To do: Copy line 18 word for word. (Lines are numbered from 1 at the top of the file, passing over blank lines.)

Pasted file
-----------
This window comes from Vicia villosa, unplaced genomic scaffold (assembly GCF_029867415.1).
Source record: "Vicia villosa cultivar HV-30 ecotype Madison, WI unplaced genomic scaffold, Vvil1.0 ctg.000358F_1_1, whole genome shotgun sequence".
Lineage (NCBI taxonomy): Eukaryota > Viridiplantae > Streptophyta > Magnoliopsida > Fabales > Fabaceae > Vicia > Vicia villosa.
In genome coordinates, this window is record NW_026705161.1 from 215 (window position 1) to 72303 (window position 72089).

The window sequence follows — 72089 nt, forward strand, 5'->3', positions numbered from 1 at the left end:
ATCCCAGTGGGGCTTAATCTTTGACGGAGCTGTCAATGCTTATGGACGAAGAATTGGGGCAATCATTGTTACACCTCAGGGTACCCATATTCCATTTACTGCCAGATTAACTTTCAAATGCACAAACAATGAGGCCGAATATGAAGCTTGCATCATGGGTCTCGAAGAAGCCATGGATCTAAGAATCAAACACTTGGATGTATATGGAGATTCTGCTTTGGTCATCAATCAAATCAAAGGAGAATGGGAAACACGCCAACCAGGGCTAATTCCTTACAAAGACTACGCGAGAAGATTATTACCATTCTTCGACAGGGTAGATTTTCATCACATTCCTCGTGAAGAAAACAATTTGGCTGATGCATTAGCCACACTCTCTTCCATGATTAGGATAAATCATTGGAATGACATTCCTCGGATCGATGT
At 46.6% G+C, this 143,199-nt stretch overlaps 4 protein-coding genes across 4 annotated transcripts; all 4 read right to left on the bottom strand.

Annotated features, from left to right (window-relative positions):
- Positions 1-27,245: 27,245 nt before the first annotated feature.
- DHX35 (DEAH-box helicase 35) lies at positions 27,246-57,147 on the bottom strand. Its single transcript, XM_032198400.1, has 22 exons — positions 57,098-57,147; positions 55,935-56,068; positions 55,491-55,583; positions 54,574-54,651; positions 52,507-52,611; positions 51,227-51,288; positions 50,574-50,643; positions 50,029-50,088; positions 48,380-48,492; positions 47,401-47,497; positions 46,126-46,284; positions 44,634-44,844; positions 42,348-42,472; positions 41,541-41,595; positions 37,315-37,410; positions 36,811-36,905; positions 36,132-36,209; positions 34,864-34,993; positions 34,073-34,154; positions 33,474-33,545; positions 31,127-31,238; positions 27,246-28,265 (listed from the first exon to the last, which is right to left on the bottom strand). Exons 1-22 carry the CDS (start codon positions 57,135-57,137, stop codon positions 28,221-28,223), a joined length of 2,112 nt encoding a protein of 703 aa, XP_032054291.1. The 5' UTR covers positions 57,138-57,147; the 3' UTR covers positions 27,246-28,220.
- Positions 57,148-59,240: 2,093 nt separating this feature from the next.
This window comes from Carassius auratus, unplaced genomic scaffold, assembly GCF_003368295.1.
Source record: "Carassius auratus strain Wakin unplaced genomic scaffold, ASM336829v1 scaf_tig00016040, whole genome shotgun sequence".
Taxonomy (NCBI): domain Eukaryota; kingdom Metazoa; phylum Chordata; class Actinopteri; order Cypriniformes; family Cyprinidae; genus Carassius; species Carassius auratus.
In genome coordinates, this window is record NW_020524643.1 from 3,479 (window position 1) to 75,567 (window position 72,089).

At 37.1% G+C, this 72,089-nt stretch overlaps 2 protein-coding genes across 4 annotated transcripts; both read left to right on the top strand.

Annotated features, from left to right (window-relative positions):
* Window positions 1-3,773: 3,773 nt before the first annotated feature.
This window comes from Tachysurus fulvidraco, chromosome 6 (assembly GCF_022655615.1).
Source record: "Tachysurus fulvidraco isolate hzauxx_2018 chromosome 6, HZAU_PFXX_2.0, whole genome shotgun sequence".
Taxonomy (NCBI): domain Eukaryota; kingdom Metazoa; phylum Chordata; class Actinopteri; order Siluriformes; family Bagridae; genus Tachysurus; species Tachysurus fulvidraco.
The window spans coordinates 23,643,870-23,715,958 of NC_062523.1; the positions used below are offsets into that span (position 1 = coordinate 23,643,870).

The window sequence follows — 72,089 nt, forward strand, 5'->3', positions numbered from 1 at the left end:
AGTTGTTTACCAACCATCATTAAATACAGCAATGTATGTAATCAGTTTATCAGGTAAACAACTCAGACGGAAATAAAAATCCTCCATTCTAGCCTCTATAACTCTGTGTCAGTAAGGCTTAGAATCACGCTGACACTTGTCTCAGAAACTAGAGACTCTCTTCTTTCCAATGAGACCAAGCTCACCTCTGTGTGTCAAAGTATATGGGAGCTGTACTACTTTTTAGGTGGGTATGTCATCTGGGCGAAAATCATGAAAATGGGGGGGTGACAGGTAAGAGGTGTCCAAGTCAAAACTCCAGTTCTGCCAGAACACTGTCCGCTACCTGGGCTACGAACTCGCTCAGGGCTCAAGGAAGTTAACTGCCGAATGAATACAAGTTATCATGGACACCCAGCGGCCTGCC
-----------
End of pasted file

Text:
* Window positions 1-3,773: 3,773 nt before the first annotated feature.